Notes on authenticity
I received an email the other day, and the first sentence was: “You’re living my dream life.” It was flattering, and yet, a bit jarring: am I even living my own dream life? Because, in all seriousness, the life I imagine in my dreams does not involve fluorescent lights and subway rats and forking over most of my paycheck to rent.
I live in one of the world’s most expensive cities, a metropolis that’s crowded and cultural, stunning and dirty, the best on a good day and the worst on a bad day. I work in an office that’s housed in an architectural gem with expansive views, but I’m still surrounded by glowing computer screens and HR policies. I trudge in with the morning commuters and rush home on the evening train, working for those two glorious days of freedom (and yet, spend most of my weekend cleaning the bathroom and buying groceries and squeezing in a workout).
In many ways, I’m living the life that I quit five years ago. I quit my job in high-tech PR because I wasn’t passionate about it, because I knew that every day would trap me deeper in a life that I wasn’t sure that I wanted. And alas, here I am: a “travel” blogger who is at home far more than in an airport.
I feel like a fraud sometimes: touting a full life of travel and adventure, a life where you create and follow your intentions. And other times, I just feel stretched: in obligations, in time, in pressure I put on myself. I’m straddling these two worlds–one of settled-down success in which I try to be an ambitious employee and upbeat girlfriend and chic New Yorker, and one of a travel-lifestyle blogger who deigns to give advice (which implies that perhaps she’s figured it all out).
It’s a weird juxtaposition to live. It’s surprisingly easy to take a photo of a door (or Central Park, or a bustling avenue) and caption it with an inspirational quote, and then spend an indeterminate amount of time cursing the slippery streets and turning down travel opportunities and waiting on the subway platform. It is often remarkably unglamorous in real life.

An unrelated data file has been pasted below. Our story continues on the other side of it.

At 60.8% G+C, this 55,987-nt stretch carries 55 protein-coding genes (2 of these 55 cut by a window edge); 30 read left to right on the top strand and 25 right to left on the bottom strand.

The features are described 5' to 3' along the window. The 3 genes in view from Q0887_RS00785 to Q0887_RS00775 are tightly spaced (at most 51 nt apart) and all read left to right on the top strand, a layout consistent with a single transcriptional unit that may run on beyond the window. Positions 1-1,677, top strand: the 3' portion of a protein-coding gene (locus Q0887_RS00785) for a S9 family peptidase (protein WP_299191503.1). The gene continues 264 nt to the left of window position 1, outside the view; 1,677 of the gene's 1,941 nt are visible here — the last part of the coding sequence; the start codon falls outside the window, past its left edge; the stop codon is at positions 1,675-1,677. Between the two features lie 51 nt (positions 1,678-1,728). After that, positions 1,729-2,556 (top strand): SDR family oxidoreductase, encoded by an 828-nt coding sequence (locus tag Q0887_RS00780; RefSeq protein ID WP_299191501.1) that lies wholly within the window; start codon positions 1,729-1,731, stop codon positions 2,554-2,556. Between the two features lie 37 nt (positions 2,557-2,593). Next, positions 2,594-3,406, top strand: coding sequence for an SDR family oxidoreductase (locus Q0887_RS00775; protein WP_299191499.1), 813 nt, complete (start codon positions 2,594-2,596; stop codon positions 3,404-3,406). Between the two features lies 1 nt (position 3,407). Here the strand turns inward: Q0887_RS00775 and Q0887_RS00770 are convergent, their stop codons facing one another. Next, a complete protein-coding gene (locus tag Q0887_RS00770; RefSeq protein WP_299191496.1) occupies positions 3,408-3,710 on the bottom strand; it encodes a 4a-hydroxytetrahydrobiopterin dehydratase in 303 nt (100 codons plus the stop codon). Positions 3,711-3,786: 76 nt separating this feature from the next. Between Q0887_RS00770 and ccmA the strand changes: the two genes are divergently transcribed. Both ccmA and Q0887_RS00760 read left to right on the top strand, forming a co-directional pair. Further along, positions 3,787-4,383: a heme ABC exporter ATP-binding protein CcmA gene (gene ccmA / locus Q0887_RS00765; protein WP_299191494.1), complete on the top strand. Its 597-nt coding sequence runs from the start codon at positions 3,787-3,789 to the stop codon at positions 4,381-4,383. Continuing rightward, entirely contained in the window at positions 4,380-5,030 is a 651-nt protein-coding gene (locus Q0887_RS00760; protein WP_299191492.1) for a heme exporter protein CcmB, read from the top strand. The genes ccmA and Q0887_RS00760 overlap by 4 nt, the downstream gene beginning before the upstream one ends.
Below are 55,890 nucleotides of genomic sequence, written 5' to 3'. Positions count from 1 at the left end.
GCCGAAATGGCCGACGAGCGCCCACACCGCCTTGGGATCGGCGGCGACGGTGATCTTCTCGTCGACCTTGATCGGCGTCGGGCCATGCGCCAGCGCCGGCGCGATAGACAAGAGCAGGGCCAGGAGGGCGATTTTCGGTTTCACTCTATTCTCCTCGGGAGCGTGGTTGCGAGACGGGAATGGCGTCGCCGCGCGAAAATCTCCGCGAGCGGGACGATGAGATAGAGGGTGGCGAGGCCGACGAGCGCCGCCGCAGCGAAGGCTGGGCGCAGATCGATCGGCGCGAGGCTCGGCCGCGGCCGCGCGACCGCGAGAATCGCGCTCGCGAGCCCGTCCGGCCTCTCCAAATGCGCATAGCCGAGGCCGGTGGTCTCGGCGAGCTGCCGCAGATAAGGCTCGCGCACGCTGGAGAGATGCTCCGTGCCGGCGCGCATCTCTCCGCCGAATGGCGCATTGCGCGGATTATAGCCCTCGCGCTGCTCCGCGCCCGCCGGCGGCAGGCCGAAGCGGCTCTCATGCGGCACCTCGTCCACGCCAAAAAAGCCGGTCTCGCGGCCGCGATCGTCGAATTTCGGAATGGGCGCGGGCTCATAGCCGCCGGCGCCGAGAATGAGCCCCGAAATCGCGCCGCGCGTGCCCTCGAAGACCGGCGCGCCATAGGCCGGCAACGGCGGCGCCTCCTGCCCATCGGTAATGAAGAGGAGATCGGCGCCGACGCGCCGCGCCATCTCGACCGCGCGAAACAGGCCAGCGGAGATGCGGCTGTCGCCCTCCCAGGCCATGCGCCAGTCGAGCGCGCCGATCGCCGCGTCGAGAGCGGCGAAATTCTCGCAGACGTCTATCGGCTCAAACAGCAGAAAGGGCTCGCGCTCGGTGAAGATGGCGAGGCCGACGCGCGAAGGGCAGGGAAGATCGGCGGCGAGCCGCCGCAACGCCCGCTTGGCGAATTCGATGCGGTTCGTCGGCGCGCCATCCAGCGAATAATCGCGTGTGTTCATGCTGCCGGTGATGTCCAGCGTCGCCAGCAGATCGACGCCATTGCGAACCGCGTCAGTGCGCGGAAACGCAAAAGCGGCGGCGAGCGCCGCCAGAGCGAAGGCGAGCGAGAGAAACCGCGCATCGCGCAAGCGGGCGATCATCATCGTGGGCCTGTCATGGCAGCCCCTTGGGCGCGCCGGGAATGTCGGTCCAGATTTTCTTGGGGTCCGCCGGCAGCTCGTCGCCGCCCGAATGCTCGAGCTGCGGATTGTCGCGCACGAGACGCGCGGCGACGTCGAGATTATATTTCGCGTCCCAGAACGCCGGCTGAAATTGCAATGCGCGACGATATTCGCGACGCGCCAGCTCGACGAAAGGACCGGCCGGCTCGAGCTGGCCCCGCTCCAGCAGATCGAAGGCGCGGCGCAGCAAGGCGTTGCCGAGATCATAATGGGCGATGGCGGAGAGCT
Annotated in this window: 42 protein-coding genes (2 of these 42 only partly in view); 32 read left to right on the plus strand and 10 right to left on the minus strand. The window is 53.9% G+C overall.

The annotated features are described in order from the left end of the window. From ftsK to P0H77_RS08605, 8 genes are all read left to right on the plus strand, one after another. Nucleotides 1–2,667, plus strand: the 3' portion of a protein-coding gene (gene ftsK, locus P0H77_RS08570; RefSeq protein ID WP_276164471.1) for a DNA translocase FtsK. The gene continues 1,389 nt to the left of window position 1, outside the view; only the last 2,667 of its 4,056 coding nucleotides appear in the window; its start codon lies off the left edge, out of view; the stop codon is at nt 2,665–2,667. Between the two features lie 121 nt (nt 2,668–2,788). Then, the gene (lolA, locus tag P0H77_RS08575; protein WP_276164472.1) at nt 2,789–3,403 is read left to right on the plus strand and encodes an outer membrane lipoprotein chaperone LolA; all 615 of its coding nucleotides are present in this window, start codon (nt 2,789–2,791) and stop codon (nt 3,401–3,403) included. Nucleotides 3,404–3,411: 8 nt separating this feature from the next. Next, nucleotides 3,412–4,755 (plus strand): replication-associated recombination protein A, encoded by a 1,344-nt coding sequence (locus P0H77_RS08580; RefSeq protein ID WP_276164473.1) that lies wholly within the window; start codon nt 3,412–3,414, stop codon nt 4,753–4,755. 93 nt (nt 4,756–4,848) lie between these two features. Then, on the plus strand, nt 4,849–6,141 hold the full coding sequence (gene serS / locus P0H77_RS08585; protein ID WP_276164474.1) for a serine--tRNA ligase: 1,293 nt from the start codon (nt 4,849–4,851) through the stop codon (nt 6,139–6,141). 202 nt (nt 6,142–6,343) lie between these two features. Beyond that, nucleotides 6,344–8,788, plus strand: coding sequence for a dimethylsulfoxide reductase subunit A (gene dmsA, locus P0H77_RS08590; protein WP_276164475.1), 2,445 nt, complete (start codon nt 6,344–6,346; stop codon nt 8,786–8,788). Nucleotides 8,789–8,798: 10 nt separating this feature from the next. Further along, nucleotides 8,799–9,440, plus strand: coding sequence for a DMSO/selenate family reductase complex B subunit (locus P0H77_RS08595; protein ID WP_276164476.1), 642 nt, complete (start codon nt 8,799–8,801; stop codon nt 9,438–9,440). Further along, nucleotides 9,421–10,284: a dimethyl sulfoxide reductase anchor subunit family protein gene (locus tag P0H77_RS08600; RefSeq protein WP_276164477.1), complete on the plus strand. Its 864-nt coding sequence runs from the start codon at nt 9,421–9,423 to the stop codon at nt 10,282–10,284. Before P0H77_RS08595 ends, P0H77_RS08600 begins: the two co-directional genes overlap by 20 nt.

I worry about whether people hate me or if it sounds like I’m bragging or if maybe life would be easier if I wasn’t trying to capture it all. I think about the things that I’m not saying here: that I don’t know what I want to do in my career, that I don’t have a perfect family, that I compare myself all the damn time to everyone and anyone. I don’t always wear a helmet when I bike (because I don’t want to mess up my hair), and I don’t always wear sunscreen (even though my grandmother had skin cancer). I’m impatient and easily upset and I can work myself into a bad mood for no good reason, and then swing back into a good mood at the drop of a coin.
I often wonder about how much to share, about what in my life should be kept sacred from public consumption and personal promotion. I debate whether it should be balanced or aspirational. And honestly, I don’t know. I am not perfect, and this life is not perfect, and my Instagram feed is also not perfect. And the stuff that happens that doesn’t make it to Instagram is far, far, far from perfect.
This is not a dream life; it’s just a life. Sometimes it’s good, and sometimes it’s bad; sometimes I’ll share, and sometimes I won’t. I guess all I’m trying to say is that romanticizing and idealizing my life (or any other slice of the internet) isn’t going to improve yours: only you can do that, because only you know what what your behind-the-scenes looks like compared to the highlight reel.